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Step Up Celebrates New Facilities, Healing Power of Art

By Anita Varghese
Staff Writer

September 20 -- Step Up on Second is five weeks away from owning the Village Motel at Santa Monica Boulevard and 26th Street to use as permanent housing for adults ages 18 to 28 who suffer from the early stages of mental illness.

Called Daniel’s Village and scheduled to open in fall 2008, the motel will be converted into eight housing units for members of Daniel’s Place, a Step Up on Second program for young adults experiencing their first episodes of mental illness.

“The dedication that has been shown from day one in the Step Up family is inspiring,” said Mayor Richard Bloom. “Daniels’ Village is a symbol of hope and the aspirations of a community.”

Friends and donors packed Santa Monica’s Lowe Gallery Wednesday night to show their support for Step Up on Second and Daniel’s Place artists exhibiting and selling their work at the fourth annual Art Heals fundraiser.

Zachary David Juster -- a Daniel’s Place member who experiences severe social phobias, feelings of losing control and desires for isolation and seclusion -- exhibited a painting of interlocking red, orange and yellow squares and rectangles.

“Flame Order was conceived during a very destructive, painful period of my life when I was really learning how to cope,” Juster said.

Looking at the piece is therapy for him, and he believes it would be therapy for others as well.

“Finding art helped pick me up and helped me pick myself up,” said Juster, who was admitted to UC Berkeley on a full academic scholarship, but left school for a nomadic lifestyle on a series of vegetable farms in the Northwest. “I can let creativity evolve under its own energy without me needing to be in control of it.”

Since the Art Heals fundraiser last year, more than 144 Step Up on Second and Daniel’s Place members landed jobs and more than 150 acquired housing. More than 200 members are on a waiting list seeking permanent housing.

Daniel’s Village is Step Up’s third building and joins Step Up on Fifth, which is now under construction and will have 46 units, and Step Up on Second, which was built 23 years ago and has 36 permanent housing units.

The agency -- which has received $11 million from the City for the three projects -- has been assisting individuals, housed or homeless, who have schizophrenia, bipolar disorder, severe depression or dual diagnoses of mental illness and chemical dependency to drugs and alcohol.

Step Up on Second officials made another big announcement Wednesday night -- the completion of an art classroom space at the Second Street facility called Julie’s Room.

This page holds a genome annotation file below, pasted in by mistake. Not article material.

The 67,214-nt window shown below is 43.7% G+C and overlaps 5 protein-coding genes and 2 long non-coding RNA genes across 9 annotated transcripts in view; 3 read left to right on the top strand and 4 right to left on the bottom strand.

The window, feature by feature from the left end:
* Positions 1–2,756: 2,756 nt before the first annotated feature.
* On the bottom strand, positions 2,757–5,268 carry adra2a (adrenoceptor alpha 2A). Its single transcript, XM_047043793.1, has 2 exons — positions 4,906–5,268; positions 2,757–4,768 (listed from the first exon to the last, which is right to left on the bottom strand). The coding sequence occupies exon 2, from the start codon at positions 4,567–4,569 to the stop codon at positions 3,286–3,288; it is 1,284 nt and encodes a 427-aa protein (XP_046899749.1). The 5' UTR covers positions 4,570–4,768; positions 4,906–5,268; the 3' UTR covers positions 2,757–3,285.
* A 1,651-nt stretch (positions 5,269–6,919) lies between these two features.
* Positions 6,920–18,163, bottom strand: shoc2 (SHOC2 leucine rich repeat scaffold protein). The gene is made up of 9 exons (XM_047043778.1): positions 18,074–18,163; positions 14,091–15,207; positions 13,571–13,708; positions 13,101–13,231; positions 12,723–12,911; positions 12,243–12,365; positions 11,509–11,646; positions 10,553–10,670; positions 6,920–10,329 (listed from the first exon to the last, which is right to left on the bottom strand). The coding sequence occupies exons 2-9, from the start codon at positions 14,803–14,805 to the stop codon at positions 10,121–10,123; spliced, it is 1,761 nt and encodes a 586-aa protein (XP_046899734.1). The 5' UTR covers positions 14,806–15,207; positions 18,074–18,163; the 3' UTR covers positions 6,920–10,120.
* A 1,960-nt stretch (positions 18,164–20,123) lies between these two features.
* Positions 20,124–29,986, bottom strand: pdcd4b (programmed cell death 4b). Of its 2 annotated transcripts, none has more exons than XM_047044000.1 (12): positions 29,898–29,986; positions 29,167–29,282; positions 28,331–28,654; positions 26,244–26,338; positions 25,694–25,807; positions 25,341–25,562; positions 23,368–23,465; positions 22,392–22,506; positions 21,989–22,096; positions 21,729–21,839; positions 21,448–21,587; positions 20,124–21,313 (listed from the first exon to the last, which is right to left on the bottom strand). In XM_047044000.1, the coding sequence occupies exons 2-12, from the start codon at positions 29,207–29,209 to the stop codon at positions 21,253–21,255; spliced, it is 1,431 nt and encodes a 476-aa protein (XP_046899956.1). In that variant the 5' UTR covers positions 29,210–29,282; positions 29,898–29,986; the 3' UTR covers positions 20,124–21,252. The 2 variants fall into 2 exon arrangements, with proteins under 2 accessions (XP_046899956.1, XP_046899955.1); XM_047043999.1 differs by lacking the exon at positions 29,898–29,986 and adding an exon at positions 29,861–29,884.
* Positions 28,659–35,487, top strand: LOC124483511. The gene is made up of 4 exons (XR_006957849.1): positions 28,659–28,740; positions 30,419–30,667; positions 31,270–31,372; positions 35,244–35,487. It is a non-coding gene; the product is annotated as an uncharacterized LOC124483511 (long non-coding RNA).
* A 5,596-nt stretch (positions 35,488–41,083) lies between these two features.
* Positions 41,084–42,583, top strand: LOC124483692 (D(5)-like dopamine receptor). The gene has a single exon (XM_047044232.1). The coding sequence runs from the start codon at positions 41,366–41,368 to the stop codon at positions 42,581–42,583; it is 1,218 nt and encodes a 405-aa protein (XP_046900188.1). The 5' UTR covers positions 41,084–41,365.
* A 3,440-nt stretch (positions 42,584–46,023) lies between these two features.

The classroom is named after Julie Anderson, 46, who was diagnosed with bipolar disorder shortly after she accepted admission to Arizona State University at age 15.

While at college, Anderson was introduced to drugs for the first time and the experience triggered her first bout of mania. She had several severe episodes before finding the right combination of medications to regulate her disorder.

“Of all the places she’s been over the years and all the services she has accessed, I was most impressed with Step Up,” said Anderson’s mother Joy, who donated the funds necessary to create Julie’s Room and stock it full of art supplies.

“They are dedicated to really improving people’s lives and not just putting a Band-aid on problems,” she said. “They rehabilitate members and put them back into society in a meaningful way.”

Sheila Finley, who experiences bouts of depression, will help develop and facilitate art instruction at Julie’s Room.

Finley is a teacher, photographer, journalist and sometime painter who won third place out of 9,000 entries in the black and white photography category at a 1983 Los Angeles Times photography contest.

For more than 17 years, she has taught in Fresco County school districts, Wasco State Prison in Bakersfield and in the Los Angeles Unified School District.

She has been a Step Up on Second volunteer for two years and found the nonprofit organization after seeing an advertisement for art and writing classes.

“We have a great starting point with Julie’s Room,” Finley said. “Some of our members are extremely talented; the energy here is amazing.”

“Our members are fully involved in their recovery process and art is an integral part of that,” said Tod Lipka, Step Up on Second’s chief executive officer and president.

“Many of them are standing next to their artwork and having numerous conversations with the public, which helps them with their phobias and social skills,” he said.

Painter David Johnson has been a Step Up on Second member for two years.

In the past, he struggled with substance abuse (drugs and alcohol) and depression combined with periodic unemployment and homelessness.

He had worked in paint stores and for house painting companies, where his duties were to thin out industrial paint before they were sold to customers.

Johnson now lives off of Social Security disability checks and makes rainbow-colored creations out of art paint, which he says brings him out of a lonely shell that once caused his personal problems to fester.

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“Daniels’ Village is a symbol of hope and the aspirations of a community.” Richard Bloom


“Finding art helped pick me up and helped me pick myself up.” Zachary David Juster


“Our members are fully involved in their recovery process and art is an integral part of that.” Tod Lipka


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